National leader Simon Bridges isn’t planning to increase goods and services tax (GST), should he be elected into government. But he isn’t ruling this out.
Asked by AM Show presenter, Duncan Garner, whether he’d rule out an increase, he said, “Yes on the whole.”
Pressed on why he said “on the whole”, Bridges responded: “When the circumstances change, just as I’ve said with minimum wage, actually you have to be open to a range of things.
“That’s not part of my plan for New Zealand right now.”
National, in the wake of the Global Financial Crisis in 2010, went against what it campaigned on ahead of the 2008 election, and increased GST from 12.5% to 15%.
It offset this by cutting personal income tax rates across all bands, reducing company tax from 30% to 28% and lowering the top PIE rate from 30% to 28%, among making other changes.
Asked whether he would hike GST as a part of a similar “tax cuts” package, Bridges said: “It’s not on the table, as much as it’s not part of our plan…
“I think the basic issue is that household budgets and kiwi businesses need a bit more money in their pocket to deal with what’s coming at them.”
Following a final push at the end of the interview, Bridges reiterated: “It’s not part of the plan.”
Asked again, he said: “I’ve given you a lot more clarity in policy… than you’re getting from the Government right now.”
Bridges also said: “Broad company tax cuts are not part of our plan at the current time.”
But once again, he said: “When the circumstances change, we need to retain an openness.”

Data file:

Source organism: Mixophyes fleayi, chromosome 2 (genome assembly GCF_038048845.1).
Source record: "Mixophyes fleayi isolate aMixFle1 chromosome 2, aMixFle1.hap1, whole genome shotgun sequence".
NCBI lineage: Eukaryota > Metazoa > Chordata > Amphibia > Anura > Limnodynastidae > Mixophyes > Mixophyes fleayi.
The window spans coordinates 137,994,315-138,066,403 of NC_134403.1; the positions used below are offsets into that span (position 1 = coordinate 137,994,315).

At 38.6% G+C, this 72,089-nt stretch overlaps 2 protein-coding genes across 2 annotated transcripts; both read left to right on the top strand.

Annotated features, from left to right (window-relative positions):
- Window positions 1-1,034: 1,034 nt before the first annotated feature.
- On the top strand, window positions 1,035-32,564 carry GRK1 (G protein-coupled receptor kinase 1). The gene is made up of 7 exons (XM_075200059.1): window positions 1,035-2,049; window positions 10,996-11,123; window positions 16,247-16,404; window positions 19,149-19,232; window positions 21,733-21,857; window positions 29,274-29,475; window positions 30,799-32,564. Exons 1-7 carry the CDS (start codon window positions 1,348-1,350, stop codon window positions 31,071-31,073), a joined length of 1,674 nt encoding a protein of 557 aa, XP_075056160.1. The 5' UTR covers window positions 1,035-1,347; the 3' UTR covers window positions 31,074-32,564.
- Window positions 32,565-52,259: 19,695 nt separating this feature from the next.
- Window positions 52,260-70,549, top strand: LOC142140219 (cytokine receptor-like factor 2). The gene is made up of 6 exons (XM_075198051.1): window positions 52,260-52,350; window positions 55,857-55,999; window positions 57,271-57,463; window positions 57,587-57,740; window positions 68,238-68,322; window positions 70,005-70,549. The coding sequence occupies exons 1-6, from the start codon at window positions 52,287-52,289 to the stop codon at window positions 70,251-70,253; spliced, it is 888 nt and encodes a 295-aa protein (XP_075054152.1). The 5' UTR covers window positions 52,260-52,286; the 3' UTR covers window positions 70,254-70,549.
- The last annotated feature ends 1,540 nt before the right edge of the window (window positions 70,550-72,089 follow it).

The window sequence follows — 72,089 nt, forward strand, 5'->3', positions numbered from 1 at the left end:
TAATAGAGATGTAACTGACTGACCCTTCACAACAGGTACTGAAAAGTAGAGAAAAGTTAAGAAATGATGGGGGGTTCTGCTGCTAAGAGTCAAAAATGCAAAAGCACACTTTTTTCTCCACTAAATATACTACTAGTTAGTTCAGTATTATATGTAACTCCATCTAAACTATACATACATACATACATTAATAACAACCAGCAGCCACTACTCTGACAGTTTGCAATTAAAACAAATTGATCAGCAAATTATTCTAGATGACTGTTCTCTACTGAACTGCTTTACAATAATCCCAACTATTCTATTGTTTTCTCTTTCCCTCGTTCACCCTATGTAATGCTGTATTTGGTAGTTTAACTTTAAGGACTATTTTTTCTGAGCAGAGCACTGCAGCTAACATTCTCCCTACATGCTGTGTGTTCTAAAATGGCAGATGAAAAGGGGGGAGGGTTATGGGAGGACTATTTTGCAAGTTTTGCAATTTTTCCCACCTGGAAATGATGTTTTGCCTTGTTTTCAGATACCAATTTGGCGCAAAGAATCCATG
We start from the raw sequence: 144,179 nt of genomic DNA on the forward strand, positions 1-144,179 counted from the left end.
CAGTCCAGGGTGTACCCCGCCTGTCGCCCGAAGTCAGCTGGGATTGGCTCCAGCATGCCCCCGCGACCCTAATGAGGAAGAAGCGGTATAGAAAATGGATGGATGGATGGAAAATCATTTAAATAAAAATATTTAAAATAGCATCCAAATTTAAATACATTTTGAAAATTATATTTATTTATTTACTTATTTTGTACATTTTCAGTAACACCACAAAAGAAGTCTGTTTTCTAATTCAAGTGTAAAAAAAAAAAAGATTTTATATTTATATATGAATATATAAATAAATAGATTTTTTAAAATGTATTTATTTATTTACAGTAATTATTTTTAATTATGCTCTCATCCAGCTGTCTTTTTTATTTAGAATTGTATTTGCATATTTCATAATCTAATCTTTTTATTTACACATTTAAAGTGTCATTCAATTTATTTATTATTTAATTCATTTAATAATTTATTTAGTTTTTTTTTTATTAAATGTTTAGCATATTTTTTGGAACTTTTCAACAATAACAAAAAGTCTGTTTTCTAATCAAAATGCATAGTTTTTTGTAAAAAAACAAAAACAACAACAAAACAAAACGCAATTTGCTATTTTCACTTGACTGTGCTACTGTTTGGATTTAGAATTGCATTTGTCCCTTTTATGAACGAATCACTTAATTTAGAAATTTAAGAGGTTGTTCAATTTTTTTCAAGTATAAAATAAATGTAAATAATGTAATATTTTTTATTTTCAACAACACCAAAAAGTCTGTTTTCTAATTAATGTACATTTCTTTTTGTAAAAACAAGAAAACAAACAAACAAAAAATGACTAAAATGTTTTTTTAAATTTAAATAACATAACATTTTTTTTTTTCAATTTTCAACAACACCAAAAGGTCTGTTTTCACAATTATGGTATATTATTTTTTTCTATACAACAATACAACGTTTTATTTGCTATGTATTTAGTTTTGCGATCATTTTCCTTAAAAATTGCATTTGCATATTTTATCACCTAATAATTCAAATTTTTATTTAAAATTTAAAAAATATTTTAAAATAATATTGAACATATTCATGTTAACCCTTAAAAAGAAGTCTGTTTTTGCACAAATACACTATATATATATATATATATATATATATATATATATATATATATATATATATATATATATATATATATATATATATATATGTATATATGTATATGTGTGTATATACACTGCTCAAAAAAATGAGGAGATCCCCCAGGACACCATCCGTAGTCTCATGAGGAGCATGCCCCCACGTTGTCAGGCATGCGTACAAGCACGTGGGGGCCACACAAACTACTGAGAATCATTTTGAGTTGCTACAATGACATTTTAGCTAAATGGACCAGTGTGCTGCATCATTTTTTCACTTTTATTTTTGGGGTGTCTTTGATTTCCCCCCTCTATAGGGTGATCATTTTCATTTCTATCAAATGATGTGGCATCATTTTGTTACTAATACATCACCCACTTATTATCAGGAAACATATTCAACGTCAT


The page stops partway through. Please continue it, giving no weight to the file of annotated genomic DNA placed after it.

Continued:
National has promised income tax cuts that would benefit the “average” income earner. It’s yet to provide detail around this policy.
It on Tuesday urged the Government to defer the April 1 minimum wage rise (from $17.70 to $18.90) by six months, due to the strain COVID-19 is putting on businesses.
ANZ chief economist Sharon Zollner on Monday said this would be a “no-brainer”, while ACT made the call last week.
“Minimum wage has increased 12% since 2017, and the 1 April 2020 increase would take it to a 20% increase in three years,” Bridges said.
“Everyone wants to see higher incomes, but governments need to be responsive to the realities on the ground. Many businesses are struggling to keep employing workers right now which should be the priority.”
Finance Minister Grant Robertson and Prime Minister Jacinda Ardern were quick to rule out a minimum wage hike freeze on Monday, saying it was important for workers to have money in their pockets to help stimulate the economy.
ACT leader David Seymour said Labour was “blinded by ideology” on the matter.
“In February, the Ministry of Business, Innovation and Employment predicted 6,500 fewer people in employment as a result of this year’s minimum wage increase," he said.
“That was in much better economic times.
“As ANZ and MBIE have pointed out, in the case of ‘a worsening economic context, a lower increase…would need to be considered to mitigate against disemployment’.”